Neither November nor a Tuesday would be the ideal month or day to tie the proverbial knot if it weren’t for the magical consecutive number date of 11/12/13 which couples favor for its quirkiness. Perhaps it mirrors the hope that after weeks of preparation and suspense-filled drama things will fall into place just as the numbers do. For those who were caught off guard and will miss out this year, there is a change to take advantage of the numerological auspiciousness next year on 12/13/14, yet again, in the cooler season.
Once the date is set, it’s all about the dress.
If nothing else, a winter wedding has scope for a more unusual bridal ensemble with an added fur-trimmed bodice or perhaps a long coat over the wedding gown that can be taken off at the last minute.
The layered wedding outfit is not something catered for in this year’s Fall 2014 Bridal Collection show in New York City, but a made-to-order overcoat is an addition to the bridal outfit that any designer would no doubt relish if commissioned.
Here are our favorite picks for the warmer months from the Fall 2014 Bridal festival.
Miriam Silverberg: This is every girl’s dream of how she wants to look on her wedding day—flowing, strapless dresses and lace. Nothing new here which is the way so many brides want it. Just beautiful gowns.
Kati Vereshaka: Khan’s delves into textures, whether appliqued flowers with subtle beading or clustered beading on bodices, the emphasis is on the embellishments. The most heavily beaded and detailed dresses are also the simplest in terms of line, presumably heightening the drama as the bride appears and gets closer to her groom. Never underestimate the power of suspense, as no wedding ceremony would be complete without it.
Ms. Silverberg: Pool’s gowns are more sophisticated and he actually showed a number of sheaths. I liked the collection.
Ms. Vereshaka: This collection lives in the tension between the taste for modern simplicity and the uniqueness of ‘the event’ which calls for something out of the ordinary. Hence Pool highlights the shoulders, which immediately creates a dynamic figure and the use of lace is interesting, sometimes appearing only at the hemline. A wonderful take on the wedding gown.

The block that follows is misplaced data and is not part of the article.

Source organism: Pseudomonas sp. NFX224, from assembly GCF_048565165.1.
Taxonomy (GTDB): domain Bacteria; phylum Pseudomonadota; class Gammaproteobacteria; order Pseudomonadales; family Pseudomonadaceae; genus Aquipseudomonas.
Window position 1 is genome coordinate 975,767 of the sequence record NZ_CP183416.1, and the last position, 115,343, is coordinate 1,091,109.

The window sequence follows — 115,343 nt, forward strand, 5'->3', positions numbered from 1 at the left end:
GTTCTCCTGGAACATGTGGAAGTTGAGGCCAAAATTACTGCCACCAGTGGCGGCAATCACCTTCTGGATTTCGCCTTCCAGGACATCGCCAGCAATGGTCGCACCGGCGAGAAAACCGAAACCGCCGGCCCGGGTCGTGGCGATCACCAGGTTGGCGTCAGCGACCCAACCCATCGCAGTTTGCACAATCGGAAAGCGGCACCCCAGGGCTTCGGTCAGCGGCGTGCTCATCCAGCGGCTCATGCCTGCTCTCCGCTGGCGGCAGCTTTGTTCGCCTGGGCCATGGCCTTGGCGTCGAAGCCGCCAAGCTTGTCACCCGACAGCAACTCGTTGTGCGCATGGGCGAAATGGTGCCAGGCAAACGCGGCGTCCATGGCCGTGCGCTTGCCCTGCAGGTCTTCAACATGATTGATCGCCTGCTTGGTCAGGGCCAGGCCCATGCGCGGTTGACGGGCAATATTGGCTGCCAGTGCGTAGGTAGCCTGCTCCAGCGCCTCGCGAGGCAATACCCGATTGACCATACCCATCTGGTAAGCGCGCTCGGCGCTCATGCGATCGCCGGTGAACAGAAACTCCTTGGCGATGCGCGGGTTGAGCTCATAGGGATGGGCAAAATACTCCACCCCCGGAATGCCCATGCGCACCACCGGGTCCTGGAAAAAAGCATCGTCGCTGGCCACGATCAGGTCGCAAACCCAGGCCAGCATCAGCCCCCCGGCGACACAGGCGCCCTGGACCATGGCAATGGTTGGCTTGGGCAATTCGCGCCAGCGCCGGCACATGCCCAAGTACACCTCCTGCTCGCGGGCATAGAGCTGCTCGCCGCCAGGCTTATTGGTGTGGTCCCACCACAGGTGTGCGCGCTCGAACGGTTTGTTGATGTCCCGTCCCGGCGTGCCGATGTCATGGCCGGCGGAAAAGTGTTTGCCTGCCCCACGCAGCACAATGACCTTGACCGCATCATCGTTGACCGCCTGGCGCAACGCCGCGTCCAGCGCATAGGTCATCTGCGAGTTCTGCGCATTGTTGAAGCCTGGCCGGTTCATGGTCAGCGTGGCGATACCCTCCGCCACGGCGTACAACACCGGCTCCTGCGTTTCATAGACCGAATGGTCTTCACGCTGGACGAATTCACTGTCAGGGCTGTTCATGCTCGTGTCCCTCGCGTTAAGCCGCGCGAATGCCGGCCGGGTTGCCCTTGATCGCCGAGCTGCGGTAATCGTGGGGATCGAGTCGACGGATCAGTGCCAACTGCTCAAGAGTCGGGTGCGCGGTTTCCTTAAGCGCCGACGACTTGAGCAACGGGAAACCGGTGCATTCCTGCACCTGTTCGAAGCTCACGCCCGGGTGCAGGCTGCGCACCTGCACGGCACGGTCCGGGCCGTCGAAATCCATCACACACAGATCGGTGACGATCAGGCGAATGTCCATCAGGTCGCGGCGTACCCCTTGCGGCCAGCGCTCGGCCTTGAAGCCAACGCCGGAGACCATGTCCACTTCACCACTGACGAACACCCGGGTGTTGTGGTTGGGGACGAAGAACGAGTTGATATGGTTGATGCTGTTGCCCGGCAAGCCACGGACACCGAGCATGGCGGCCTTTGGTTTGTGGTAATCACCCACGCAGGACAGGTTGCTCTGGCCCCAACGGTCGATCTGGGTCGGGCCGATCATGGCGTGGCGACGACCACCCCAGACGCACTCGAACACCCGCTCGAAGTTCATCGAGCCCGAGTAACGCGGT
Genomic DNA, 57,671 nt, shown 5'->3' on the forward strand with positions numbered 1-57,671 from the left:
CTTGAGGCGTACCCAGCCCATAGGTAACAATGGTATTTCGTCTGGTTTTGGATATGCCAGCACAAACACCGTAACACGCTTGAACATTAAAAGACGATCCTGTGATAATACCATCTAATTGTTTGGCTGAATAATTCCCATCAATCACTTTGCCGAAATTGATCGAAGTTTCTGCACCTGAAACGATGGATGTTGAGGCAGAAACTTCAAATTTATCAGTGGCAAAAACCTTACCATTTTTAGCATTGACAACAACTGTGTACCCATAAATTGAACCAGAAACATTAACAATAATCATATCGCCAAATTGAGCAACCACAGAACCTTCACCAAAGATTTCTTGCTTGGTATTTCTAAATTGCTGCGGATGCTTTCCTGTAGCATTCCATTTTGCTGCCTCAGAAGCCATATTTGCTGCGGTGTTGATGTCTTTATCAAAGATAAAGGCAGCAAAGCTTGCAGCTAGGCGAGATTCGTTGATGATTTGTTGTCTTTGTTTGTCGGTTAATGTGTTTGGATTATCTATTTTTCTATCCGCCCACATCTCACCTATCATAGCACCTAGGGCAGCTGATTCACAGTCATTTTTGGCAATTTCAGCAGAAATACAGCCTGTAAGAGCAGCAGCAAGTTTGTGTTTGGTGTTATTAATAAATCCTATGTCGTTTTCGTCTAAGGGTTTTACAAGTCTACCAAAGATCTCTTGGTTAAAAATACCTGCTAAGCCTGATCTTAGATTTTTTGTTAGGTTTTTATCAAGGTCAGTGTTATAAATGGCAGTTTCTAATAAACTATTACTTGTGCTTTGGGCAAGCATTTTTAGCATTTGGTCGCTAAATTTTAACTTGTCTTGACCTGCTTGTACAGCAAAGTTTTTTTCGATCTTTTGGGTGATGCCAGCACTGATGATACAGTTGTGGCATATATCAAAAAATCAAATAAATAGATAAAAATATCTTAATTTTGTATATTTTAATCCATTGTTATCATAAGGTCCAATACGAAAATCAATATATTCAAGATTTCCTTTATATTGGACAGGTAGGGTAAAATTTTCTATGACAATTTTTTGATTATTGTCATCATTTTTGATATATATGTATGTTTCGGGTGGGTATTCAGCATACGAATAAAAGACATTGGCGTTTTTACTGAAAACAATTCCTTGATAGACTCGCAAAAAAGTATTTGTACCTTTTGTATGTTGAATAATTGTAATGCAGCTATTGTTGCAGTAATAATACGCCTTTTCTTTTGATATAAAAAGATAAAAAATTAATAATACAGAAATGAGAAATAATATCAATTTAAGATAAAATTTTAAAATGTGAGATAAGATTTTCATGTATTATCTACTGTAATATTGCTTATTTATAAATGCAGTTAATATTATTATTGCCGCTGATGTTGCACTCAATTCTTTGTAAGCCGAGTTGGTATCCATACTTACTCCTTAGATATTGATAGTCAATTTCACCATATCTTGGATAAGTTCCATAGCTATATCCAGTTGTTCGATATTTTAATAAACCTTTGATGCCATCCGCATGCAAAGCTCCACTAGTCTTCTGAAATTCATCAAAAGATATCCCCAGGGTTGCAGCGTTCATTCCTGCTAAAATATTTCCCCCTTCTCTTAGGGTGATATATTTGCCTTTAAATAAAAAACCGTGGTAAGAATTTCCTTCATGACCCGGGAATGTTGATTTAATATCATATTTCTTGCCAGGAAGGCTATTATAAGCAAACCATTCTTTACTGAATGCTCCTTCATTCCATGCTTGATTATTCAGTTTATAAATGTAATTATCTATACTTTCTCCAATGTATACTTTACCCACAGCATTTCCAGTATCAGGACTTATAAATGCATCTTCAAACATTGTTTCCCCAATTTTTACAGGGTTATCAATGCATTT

Ms. Silverberg: She showed a number of gowns with gathered bodices and deep V-necks. Also, I saw a number of dresses with sleeves. And there was an ankle-length gown. Packham seems to design for women as they really are, not as they would like to be. Not every woman can wear a strapless dress—some have arms and upper bodies that need to be more covered.
Ms. Vereshaka: The collection had a 1930’s cinema star feel reminiscent of the bias-cut gowns worn by Bette Davis and Thelma Todd. The silhouette was sleek and natural, the look was feminine with a touch of glamour but somewhat restrained at the same time.
Ms. Silverberg: Here were also a number of dresses with sleeves. Dare we hope it’s a trend? The dresses were uniformly lovely.
Ms. Vereshaka: Badgley and Mischka catered for women of all shapes and sizes. Every bride would find a suitable dress in this collection that spans from simple to uber-embellished, full mermaid to minimal flare. Each gown was unique and could have been seminal to more variations on the theme.
Ms. Silverberg: Beautiful, highly sophisticated dresses for women with sophisticated fashion taste and beautiful figures. Lots of color—lilac, pink, coral. Not every bride wants to walk down the aisle wearing a coral dress, but those who do will be very happy here.
Ms. Vereshaka: This is Vera channeling her inner Sweet Pea flower, both color- and texture-wise. The more adventurous bride will suit this less formal, asymmetrical style. The only objection I have is that the more body-hugging gowns would compete with the wedding guests’ attire or that of the bridesmaids. The solution would be to either do away with having bridesmaids or make them wear white.
Ms. Silverberg: I loved Reem Acra’s collection. It seems more sophisticated than so many others. Along with the requisite full skirts and strapless tops, there were some really lovely sheaths and a couple with deep V-necks. One in particular had embroidery on the front and a wrap of feathers. The V-necks make the dresses perfect for the woman who’s more sophisticated and perhaps allergic to too much sugar!
Ms. Vereshaka: Acra tries, and largely succeeds, in navigating past the clichéd wedding gown ‘look’ by adding lace and feathers headdresses which would impart a statuesque dimension to any bride. Ostrich feathers were an unusual detail also appearing as cuffs or as trim for a shawl. The most daring gown of the collection looked like a bias-cut skirt and a totally transparent V-neck lace top with uneven edges. The bride with this figure will find it hard to go past the exquisite lace depicting daisies and jasmine flowers, and a skin-colored camisole will tastefully take care of the transparency issue.
Kati Vereshaka reports on style for Epoch Times.
Miriam Silverberg is a freelance journalist and owner of Miriam Silverberg Associates, a boutique publicity firm in Manhattan. She may be reached at firstname.lastname@example.org